“When I started training with US 400m hurdler Kevin Young, who clocked an Olympic record of 46.78 seconds at the 1992 Barcelona Games and which remains unbeaten until now, I felt that I could do what he is doing. I only need to be determined, disciplined, and committed and everything from there started to become imaginable. I started to see myself winning and when the time came and toward the end of the race I knew I was getting there but I wasn’t first. First place went to American Angelo Taylor who won in 47.50 seconds, while I did 47.53.”

He remembers the winning moment and never expected how the country would react to his achievement. It was overwhelming. 

He modestly said it was not his success alone, that it was a success for the whole nation and all of his team headed by the former SAAF president Prince Nawaf bin Mohammed, agent Emanuel Hudson, and coach John Smith. They all worked hard to create the right environment for him to deliver the medals.

“We were welcomed by the late King Fahd of Saudi Arabia, by the former president of General Presidency of Youth Welfare Prince Sultan bin Fahd, and everyone was happy and proud of what we did. I knew then that what I was fortunate to do was not simple at all and, luckily, was appreciated. I believe everyone started to look up for Saudis in athletics and watch out for similar future talents.”

The beauty of sport, he added, was its spirit and the values that were learned and developed through years of training, competing, winning and losing.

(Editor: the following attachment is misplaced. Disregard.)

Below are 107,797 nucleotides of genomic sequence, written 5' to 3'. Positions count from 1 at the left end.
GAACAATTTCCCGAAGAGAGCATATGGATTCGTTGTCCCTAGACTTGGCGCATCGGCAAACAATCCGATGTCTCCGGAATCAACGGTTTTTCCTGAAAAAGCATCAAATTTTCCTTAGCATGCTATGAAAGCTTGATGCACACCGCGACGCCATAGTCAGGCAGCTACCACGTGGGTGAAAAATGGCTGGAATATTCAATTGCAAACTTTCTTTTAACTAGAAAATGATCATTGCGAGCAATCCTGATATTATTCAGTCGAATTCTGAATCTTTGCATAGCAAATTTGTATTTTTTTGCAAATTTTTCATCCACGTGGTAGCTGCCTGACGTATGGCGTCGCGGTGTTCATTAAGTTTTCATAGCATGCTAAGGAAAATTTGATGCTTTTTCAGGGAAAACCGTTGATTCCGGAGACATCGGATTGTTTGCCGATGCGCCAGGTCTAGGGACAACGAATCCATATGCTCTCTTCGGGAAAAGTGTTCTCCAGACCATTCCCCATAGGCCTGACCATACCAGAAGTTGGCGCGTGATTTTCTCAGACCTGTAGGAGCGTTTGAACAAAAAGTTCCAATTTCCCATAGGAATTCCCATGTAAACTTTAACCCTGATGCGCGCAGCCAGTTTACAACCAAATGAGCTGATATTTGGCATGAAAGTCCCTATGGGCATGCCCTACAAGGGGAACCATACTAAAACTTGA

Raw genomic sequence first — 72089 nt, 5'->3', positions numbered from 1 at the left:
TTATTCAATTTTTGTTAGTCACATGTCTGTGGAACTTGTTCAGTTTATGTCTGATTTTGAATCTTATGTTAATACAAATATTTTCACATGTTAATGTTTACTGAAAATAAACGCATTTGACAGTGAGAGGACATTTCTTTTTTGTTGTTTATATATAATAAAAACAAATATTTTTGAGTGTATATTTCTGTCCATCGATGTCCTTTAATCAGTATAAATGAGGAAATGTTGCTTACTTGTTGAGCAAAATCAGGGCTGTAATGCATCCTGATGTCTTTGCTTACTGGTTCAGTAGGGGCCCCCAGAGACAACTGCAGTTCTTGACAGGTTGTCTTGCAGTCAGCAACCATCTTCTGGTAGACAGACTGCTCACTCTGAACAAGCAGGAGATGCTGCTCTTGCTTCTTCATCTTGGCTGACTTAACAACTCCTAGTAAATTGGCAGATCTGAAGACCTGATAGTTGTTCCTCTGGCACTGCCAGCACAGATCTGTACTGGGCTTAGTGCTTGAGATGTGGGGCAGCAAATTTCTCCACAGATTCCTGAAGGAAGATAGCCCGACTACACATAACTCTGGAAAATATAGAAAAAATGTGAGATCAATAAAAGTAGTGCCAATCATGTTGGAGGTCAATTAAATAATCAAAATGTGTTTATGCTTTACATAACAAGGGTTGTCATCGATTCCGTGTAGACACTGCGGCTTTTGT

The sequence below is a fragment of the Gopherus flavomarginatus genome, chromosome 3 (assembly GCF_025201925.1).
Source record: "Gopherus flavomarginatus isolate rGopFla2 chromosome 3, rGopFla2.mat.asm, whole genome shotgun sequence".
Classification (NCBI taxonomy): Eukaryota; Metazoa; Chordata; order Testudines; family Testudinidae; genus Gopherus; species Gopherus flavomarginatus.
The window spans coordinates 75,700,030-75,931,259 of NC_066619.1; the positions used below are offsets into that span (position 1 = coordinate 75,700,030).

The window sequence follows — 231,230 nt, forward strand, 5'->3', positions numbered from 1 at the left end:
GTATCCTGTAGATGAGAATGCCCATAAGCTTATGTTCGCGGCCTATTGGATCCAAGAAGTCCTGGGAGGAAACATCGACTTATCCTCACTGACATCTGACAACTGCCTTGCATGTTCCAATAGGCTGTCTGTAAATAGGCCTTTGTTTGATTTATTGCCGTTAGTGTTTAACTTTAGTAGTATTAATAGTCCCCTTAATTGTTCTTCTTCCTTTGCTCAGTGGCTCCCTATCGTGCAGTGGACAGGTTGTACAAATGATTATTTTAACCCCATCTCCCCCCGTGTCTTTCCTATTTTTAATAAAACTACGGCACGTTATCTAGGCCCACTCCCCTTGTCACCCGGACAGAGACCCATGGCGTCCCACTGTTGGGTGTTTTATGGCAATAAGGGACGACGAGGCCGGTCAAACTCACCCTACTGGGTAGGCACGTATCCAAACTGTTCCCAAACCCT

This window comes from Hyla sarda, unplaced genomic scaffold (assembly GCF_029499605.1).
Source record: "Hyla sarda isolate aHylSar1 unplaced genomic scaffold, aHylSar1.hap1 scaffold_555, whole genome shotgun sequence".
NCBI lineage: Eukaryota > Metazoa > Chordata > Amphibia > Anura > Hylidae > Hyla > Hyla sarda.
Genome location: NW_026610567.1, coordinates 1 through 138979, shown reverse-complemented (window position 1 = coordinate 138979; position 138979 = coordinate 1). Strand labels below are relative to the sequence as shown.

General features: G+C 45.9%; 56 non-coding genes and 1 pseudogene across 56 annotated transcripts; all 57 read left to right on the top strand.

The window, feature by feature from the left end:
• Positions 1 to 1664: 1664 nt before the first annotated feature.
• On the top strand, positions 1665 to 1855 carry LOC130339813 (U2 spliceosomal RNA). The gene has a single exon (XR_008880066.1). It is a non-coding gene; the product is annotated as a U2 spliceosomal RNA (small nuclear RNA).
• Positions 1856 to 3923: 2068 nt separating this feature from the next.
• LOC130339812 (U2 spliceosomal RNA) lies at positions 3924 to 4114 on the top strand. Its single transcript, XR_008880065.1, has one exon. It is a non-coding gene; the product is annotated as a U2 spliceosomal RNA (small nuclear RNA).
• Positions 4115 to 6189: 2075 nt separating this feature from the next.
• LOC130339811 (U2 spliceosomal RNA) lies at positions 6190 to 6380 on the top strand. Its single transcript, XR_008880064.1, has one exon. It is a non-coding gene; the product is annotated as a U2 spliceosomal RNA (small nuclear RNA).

“Although Taylor won first place we all, as a sports community, remain friends and also competed afterwards in several matches where he again took first place and I came second again. He came from a distance running race which allowed him to master his skills at the end of the 400m hurdles events, his approach was and still is just amazing.”

Souan won the silver medal aged 29 at his second Olympic appearance, in what he felt was perfect timing as he might not have been as successful at subsequent Games.

“Usually when you get to taste that level of achievement on a global scale you want more, but I knew that it was time to give back now and help my teammate and younger generations taste it at an early age.”

That’s how I got involved in the athletics federation and the Sports Ministry afterwards.”

He said that it did not matter how someone was built, as long as they had the willpower to work on their body and skills in order to become the best they could be in the sport that they liked. He added that parents had greater awareness, as did athletes, and wished that more Saudis could do what he could not.

Although Souan retired as an athlete at the age of 34, after competing in the 2006 Asian Games in Qatar, he was and still is a role model who keeps giving back to his country. Because of his passion for sports he was a physical education teacher and then supervisor at the Ministry of Education. 

“I always felt responsible to keep my record clean because I’ve seen how parents and students used to look up to me so, as an Olympian, I wanted to give a good example.”

In addition to the Olympic silver medal he won, with an Asian record of 47.53 seconds, Souan counts the 2001 Goodwill Games hurdles silver from Brisbane as his most prized possession. 

All told Souan has won 40 gold medals including one from the 2002 Asian Games in Busan, South Korea.